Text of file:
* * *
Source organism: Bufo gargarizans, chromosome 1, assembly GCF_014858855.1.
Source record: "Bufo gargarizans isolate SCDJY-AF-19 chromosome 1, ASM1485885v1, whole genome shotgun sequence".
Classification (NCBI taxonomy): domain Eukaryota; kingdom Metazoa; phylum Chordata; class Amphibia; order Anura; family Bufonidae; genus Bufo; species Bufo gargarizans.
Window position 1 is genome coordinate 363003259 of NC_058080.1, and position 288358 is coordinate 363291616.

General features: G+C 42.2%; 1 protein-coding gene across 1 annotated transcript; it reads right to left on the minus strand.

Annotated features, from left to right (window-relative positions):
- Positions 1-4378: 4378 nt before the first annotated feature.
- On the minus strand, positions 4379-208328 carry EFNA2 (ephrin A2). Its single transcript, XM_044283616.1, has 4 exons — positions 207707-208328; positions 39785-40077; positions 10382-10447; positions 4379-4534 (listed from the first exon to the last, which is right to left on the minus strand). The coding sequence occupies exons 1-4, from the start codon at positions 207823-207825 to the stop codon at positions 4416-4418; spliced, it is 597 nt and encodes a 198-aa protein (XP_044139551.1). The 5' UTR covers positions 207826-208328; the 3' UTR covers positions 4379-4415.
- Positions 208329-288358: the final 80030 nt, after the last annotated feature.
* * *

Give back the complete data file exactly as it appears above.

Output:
Source organism: Bufo gargarizans, chromosome 1, assembly GCF_014858855.1.
Source record: "Bufo gargarizans isolate SCDJY-AF-19 chromosome 1, ASM1485885v1, whole genome shotgun sequence".
Classification (NCBI taxonomy): domain Eukaryota; kingdom Metazoa; phylum Chordata; class Amphibia; order Anura; family Bufonidae; genus Bufo; species Bufo gargarizans.
Window position 1 is genome coordinate 363003259 of NC_058080.1, and position 288358 is coordinate 363291616.

General features: G+C 42.2%; 1 protein-coding gene across 1 annotated transcript; it reads right to left on the minus strand.

Annotated features, from left to right (window-relative positions):
- Positions 1-4378: 4378 nt before the first annotated feature.
- On the minus strand, positions 4379-208328 carry EFNA2 (ephrin A2). Its single transcript, XM_044283616.1, has 4 exons — positions 207707-208328; positions 39785-40077; positions 10382-10447; positions 4379-4534 (listed from the first exon to the last, which is right to left on the minus strand). The coding sequence occupies exons 1-4, from the start codon at positions 207823-207825 to the stop codon at positions 4416-4418; spliced, it is 597 nt and encodes a 198-aa protein (XP_044139551.1). The 5' UTR covers positions 207826-208328; the 3' UTR covers positions 4379-4415.
- Positions 208329-288358: the final 80030 nt, after the last annotated feature.